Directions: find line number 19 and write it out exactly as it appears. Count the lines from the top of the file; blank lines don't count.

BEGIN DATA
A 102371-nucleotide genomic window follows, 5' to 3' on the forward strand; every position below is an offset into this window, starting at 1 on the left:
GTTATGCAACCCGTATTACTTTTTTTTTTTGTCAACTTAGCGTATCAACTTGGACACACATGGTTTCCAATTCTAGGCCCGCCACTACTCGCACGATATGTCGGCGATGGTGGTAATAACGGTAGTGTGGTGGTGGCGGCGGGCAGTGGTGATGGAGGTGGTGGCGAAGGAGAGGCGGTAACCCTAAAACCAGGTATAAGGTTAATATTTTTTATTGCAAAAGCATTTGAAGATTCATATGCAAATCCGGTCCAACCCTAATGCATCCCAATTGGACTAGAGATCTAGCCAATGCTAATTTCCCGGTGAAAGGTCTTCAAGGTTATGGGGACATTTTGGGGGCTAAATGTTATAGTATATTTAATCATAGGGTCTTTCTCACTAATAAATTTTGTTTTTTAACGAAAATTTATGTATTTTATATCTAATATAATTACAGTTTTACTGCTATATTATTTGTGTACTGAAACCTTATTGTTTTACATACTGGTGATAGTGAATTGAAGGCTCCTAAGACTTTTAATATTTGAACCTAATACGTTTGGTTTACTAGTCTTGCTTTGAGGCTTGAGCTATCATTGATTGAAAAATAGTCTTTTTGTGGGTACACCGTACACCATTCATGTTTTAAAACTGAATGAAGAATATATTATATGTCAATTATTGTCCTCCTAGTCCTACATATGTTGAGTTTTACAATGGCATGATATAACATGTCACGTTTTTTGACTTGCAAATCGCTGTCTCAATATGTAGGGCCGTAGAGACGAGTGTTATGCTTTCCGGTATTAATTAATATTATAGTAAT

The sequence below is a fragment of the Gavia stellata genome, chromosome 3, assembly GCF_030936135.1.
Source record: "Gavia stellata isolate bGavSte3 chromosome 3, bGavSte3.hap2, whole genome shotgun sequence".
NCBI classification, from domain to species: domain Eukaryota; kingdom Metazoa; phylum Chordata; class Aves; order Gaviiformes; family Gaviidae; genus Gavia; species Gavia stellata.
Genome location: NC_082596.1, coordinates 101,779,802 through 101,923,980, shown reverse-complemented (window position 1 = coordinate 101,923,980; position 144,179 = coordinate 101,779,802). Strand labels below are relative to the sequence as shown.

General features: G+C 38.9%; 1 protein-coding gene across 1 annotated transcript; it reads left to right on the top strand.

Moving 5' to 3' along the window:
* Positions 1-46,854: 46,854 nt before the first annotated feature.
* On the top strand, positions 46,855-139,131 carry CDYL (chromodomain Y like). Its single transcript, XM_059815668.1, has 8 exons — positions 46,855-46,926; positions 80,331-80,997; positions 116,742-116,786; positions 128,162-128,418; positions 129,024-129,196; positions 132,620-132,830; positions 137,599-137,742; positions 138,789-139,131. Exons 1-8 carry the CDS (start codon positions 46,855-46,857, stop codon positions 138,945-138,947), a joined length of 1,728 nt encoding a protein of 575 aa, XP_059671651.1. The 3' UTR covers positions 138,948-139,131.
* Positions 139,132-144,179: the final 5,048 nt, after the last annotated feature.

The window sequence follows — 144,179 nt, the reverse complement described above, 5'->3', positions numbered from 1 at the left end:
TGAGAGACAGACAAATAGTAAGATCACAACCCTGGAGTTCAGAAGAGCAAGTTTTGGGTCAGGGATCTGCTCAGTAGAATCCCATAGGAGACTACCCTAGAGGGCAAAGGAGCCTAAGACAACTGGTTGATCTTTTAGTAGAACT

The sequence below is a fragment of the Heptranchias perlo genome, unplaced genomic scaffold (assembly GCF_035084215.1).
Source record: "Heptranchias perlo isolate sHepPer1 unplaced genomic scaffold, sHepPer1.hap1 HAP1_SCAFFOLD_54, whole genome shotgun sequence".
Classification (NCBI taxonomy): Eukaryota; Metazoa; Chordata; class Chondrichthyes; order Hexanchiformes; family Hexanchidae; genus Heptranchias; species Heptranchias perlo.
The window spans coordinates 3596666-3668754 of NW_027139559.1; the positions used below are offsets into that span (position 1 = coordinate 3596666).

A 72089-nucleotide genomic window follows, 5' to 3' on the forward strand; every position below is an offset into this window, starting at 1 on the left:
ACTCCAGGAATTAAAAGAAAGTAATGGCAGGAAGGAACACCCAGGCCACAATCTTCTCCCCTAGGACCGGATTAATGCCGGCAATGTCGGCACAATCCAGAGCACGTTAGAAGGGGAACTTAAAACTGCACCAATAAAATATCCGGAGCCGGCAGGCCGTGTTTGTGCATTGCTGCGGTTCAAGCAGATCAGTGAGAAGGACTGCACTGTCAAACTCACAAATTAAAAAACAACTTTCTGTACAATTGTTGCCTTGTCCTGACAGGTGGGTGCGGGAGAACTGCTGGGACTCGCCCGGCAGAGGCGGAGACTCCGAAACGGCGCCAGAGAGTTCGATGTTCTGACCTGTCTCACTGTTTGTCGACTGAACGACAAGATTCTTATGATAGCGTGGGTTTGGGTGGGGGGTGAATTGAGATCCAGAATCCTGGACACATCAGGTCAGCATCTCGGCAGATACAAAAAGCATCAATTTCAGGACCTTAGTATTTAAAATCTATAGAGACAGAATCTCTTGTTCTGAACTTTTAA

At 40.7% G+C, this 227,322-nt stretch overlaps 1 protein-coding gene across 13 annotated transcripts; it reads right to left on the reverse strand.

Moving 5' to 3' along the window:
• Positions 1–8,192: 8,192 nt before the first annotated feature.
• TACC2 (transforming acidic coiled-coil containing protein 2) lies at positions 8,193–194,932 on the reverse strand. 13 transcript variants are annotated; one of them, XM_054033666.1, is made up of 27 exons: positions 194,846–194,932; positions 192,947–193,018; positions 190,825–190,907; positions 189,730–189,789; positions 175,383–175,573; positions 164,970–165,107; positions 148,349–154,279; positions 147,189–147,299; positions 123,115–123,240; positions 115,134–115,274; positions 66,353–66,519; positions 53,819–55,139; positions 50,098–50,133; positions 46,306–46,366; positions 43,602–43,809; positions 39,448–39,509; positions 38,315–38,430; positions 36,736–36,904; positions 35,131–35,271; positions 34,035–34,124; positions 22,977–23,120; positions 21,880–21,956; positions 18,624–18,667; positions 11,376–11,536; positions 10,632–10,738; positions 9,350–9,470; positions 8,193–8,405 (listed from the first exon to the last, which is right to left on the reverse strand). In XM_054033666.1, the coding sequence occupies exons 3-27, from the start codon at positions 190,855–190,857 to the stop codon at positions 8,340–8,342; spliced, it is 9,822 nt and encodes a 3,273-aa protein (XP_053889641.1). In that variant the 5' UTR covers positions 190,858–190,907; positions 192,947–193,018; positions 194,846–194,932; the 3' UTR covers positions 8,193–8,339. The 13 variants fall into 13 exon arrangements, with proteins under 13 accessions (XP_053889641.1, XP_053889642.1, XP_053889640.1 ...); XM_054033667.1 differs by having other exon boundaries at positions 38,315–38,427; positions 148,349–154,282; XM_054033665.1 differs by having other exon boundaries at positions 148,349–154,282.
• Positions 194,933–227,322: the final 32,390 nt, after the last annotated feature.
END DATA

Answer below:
ACTCCAGGAATTAAAAGAAAGTAATGGCAGGAAGGAACACCCAGGCCACAATCTTCTCCCCTAGGACCGGATTAATGCCGGCAATGTCGGCACAATCCAGAGCACGTTAGAAGGGGAACTTAAAACTGCACCAATAAAATATCCGGAGCCGGCAGGCCGTGTTTGTGCATTGCTGCGGTTCAAGCAGATCAGTGAGAAGGACTGCACTGTCAAACTCACAAATTAAAAAACAACTTTCTGTACAATTGTTGCCTTGTCCTGACAGGTGGGTGCGGGAGAACTGCTGGGACTCGCCCGGCAGAGGCGGAGACTCCGAAACGGCGCCAGAGAGTTCGATGTTCTGACCTGTCTCACTGTTTGTCGACTGAACGACAAGATTCTTATGATAGCGTGGGTTTGGGTGGGGGGTGAATTGAGATCCAGAATCCTGGACACATCAGGTCAGCATCTCGGCAGATACAAAAAGCATCAATTTCAGGACCTTAGTATTTAAAATCTATAGAGACAGAATCTCTTGTTCTGAACTTTTAA